State trooper has advice for students in Liberty Partnership program

Provided photo: From left includes Kiane Garner, Brooklyn Garrow, Trooper Corey Harmon, Marie Reynolds, Candice Neff, Dylan Marx and teacher Steve Browning.

Posted 8 August 2017 at 12:11 pm

Press Release, Orleans/Niagara BOCES

New York State Trooper Corey Harmon recently spent some time with students who were participating in the Liberty Partnership Program.

The program focuses on at-risk students and encourages them to stay in school and explore careers. Over the course of a week, the students spent some time at Orleans/Niagara BOCES’ Orleans Career and Technical Education Center learning about some of the career and technical ed courses offered there.

Security and Law Enforcement teacher Steve Browning asked Trooper Harmon if he would talk to his class about what it takes to become a trooper and his experiences in that career.

Trooper Harmon showed the students a video about the NYS Police Academy, where recruits learn the basics in law enforcement. He talked about the requirements to become a trooper and the evaluations and background checks that recruits go through. He stressed to them the importance of having a clean history and how anything you have done in the past can come back to haunt you in the interview.

“I had a very clean history, but I made a joke in my yearbook write-up that I didn’t like troopers and they grilled me on that.  Why would I want to become a trooper if I didn’t like them? While there was a perfectly acceptable explanation for the comment, I still had to explain my reasoning for making such a statement 6 years prior. Just keep it in the back of your mind anything you say on social media or elsewhere can be discovered and be brought up in an interview.”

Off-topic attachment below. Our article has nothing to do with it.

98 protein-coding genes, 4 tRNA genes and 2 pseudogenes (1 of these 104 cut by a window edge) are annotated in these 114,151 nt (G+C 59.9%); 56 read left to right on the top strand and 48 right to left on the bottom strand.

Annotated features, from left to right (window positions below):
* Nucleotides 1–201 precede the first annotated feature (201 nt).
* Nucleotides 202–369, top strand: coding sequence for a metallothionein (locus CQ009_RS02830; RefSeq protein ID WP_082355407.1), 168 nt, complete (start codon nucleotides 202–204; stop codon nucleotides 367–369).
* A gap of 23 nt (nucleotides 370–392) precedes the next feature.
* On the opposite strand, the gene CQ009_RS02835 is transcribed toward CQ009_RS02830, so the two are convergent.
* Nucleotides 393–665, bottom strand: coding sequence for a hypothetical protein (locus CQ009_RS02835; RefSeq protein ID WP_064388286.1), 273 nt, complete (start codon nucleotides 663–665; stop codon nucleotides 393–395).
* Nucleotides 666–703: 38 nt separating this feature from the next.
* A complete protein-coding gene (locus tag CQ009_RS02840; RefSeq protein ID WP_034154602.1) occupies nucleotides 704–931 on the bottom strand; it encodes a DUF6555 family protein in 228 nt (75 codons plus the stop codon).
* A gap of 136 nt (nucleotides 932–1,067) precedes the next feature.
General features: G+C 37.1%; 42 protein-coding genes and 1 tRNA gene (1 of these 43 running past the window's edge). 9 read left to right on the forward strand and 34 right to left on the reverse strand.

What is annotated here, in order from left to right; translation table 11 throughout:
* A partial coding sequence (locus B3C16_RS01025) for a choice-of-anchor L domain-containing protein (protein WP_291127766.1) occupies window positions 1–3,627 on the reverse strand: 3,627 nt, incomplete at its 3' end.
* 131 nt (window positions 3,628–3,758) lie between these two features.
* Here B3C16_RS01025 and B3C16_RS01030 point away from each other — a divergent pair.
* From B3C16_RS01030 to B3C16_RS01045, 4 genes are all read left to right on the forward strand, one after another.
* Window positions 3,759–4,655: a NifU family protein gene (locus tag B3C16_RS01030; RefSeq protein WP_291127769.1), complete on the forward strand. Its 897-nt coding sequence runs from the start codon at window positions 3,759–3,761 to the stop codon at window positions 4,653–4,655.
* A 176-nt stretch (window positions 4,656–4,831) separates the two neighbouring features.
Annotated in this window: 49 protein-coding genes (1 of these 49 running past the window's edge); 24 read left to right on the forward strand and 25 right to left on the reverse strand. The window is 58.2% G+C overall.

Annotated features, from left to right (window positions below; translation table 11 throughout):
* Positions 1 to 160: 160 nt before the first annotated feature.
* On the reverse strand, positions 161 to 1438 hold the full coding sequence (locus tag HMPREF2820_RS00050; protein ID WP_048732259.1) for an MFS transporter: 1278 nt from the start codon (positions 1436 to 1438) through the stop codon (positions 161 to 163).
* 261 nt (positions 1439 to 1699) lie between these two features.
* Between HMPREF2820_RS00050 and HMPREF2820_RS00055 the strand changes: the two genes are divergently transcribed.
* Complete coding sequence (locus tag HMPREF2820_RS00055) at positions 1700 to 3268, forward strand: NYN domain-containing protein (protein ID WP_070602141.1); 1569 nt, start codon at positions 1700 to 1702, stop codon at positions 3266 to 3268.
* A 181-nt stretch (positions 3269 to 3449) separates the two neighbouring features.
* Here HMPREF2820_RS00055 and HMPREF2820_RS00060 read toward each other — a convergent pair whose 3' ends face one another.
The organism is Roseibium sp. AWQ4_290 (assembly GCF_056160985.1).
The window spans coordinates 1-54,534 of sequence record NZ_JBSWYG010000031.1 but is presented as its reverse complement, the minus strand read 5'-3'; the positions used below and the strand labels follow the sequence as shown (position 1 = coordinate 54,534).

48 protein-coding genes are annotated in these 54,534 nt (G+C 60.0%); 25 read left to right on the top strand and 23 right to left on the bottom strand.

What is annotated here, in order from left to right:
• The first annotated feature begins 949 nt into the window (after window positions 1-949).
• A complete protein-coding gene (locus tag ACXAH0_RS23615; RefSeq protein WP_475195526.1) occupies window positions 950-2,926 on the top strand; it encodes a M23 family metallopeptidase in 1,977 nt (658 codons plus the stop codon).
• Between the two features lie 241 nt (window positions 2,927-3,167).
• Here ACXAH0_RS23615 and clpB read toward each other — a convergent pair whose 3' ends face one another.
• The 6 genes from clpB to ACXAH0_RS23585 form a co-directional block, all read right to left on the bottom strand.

Trooper Harmon said the Academy is very important because it gets all the recruits on the same page when they receive the same kind of training.

“You basically get two years of college in six months.”  He talked about being pepper sprayed and tazered as part of the training and showed video of the recruits going through that process.

“The 19 years I have been on the force I have never pepper sprayed anyone, but I have been pepper sprayed three times for training purposes,” he said. “You have to know what it does to the senses and how people will react to it. It is painful and you will have trouble breathing, so you don’t want to freeze if it happens to you.  The effects last 45 minutes and when you shower it reactivates it. It is not pleasant.”